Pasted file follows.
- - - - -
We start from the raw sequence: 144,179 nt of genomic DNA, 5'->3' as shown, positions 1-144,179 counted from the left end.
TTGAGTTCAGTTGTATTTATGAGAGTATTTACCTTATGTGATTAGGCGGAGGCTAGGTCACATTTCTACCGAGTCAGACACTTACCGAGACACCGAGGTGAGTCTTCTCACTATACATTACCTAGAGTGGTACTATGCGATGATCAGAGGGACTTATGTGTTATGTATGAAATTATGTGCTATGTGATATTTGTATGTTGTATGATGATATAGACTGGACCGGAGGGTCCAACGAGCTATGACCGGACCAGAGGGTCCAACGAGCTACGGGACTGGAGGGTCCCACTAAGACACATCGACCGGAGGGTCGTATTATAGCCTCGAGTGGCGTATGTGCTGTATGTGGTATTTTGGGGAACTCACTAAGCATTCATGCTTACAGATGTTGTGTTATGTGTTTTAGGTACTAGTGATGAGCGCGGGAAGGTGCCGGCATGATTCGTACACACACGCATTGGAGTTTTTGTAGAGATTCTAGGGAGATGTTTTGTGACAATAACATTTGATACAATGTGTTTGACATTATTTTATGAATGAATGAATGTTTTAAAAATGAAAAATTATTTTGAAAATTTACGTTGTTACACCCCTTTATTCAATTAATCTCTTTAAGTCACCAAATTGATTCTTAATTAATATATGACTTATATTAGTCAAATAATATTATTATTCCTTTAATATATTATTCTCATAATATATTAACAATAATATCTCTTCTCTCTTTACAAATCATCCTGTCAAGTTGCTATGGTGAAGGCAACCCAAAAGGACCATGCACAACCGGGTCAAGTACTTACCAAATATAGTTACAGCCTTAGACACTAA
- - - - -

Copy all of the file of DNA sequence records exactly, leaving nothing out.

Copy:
We start from the raw sequence: 144,179 nt of genomic DNA, 5'->3' as shown, positions 1-144,179 counted from the left end.
TTGAGTTCAGTTGTATTTATGAGAGTATTTACCTTATGTGATTAGGCGGAGGCTAGGTCACATTTCTACCGAGTCAGACACTTACCGAGACACCGAGGTGAGTCTTCTCACTATACATTACCTAGAGTGGTACTATGCGATGATCAGAGGGACTTATGTGTTATGTATGAAATTATGTGCTATGTGATATTTGTATGTTGTATGATGATATAGACTGGACCGGAGGGTCCAACGAGCTATGACCGGACCAGAGGGTCCAACGAGCTACGGGACTGGAGGGTCCCACTAAGACACATCGACCGGAGGGTCGTATTATAGCCTCGAGTGGCGTATGTGCTGTATGTGGTATTTTGGGGAACTCACTAAGCATTCATGCTTACAGATGTTGTGTTATGTGTTTTAGGTACTAGTGATGAGCGCGGGAAGGTGCCGGCATGATTCGTACACACACGCATTGGAGTTTTTGTAGAGATTCTAGGGAGATGTTTTGTGACAATAACATTTGATACAATGTGTTTGACATTATTTTATGAATGAATGAATGTTTTAAAAATGAAAAATTATTTTGAAAATTTACGTTGTTACACCCCTTTATTCAATTAATCTCTTTAAGTCACCAAATTGATTCTTAATTAATATATGACTTATATTAGTCAAATAATATTATTATTCCTTTAATATATTATTCTCATAATATATTAACAATAATATCTCTTCTCTCTTTACAAATCATCCTGTCAAGTTGCTATGGTGAAGGCAACCCAAAAGGACCATGCACAACCGGGTCAAGTACTTACCAAATATAGTTACAGCCTTAGACACTAA